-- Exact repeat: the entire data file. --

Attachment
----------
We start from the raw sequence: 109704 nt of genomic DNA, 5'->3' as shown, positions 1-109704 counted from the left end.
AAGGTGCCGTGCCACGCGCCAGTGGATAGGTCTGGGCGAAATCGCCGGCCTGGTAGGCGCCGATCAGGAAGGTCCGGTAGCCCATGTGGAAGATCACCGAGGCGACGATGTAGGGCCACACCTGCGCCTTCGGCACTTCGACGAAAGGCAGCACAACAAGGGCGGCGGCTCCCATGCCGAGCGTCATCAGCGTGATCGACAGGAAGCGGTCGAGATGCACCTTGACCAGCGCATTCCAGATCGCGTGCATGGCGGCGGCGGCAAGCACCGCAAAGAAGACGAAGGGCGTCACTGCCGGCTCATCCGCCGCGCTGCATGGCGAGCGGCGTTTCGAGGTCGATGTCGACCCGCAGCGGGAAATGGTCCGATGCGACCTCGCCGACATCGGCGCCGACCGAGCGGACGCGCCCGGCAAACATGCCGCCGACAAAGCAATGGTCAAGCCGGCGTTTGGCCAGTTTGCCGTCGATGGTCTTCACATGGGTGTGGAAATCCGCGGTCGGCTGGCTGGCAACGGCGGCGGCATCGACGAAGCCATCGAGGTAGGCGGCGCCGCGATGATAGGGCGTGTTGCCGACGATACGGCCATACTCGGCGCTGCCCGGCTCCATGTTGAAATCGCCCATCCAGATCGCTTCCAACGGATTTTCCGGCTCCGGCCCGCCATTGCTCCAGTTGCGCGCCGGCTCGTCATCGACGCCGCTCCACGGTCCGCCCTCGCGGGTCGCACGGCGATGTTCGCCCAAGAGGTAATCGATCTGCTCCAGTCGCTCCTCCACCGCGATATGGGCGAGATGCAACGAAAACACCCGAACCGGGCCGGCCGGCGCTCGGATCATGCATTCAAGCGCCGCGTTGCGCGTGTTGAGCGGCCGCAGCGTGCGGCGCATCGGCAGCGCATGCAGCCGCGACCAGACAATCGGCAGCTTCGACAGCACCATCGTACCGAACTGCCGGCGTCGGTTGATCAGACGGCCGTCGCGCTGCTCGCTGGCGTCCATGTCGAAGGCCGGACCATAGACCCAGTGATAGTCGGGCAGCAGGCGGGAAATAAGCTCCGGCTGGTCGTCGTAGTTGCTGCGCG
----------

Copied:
We start from the raw sequence: 109704 nt of genomic DNA, 5'->3' as shown, positions 1-109704 counted from the left end.
AAGGTGCCGTGCCACGCGCCAGTGGATAGGTCTGGGCGAAATCGCCGGCCTGGTAGGCGCCGATCAGGAAGGTCCGGTAGCCCATGTGGAAGATCACCGAGGCGACGATGTAGGGCCACACCTGCGCCTTCGGCACTTCGACGAAAGGCAGCACAACAAGGGCGGCGGCTCCCATGCCGAGCGTCATCAGCGTGATCGACAGGAAGCGGTCGAGATGCACCTTGACCAGCGCATTCCAGATCGCGTGCATGGCGGCGGCGGCAAGCACCGCAAAGAAGACGAAGGGCGTCACTGCCGGCTCATCCGCCGCGCTGCATGGCGAGCGGCGTTTCGAGGTCGATGTCGACCCGCAGCGGGAAATGGTCCGATGCGACCTCGCCGACATCGGCGCCGACCGAGCGGACGCGCCCGGCAAACATGCCGCCGACAAAGCAATGGTCAAGCCGGCGTTTGGCCAGTTTGCCGTCGATGGTCTTCACATGGGTGTGGAAATCCGCGGTCGGCTGGCTGGCAACGGCGGCGGCATCGACGAAGCCATCGAGGTAGGCGGCGCCGCGATGATAGGGCGTGTTGCCGACGATACGGCCATACTCGGCGCTGCCCGGCTCCATGTTGAAATCGCCCATCCAGATCGCTTCCAACGGATTTTCCGGCTCCGGCCCGCCATTGCTCCAGTTGCGCGCCGGCTCGTCATCGACGCCGCTCCACGGTCCGCCCTCGCGGGTCGCACGGCGATGTTCGCCCAAGAGGTAATCGATCTGCTCCAGTCGCTCCTCCACCGCGATATGGGCGAGATGCAACGAAAACACCCGAACCGGGCCGGCCGGCGCTCGGATCATGCATTCAAGCGCCGCGTTGCGCGTGTTGAGCGGCCGCAGCGTGCGGCGCATCGGCAGCGCATGCAGCCGCGACCAGACAATCGGCAGCTTCGACAGCACCATCGTACCGAACTGCCGGCGTCGGTTGATCAGACGGCCGTCGCGCTGCTCGCTGGCGTCCATGTCGAAGGCCGGACCATAGACCCAGTGATAGTCGGGCAGCAGGCGGGAAATAAGCTCCGGCTGGTCGTCGTAGTTGCTGCGCG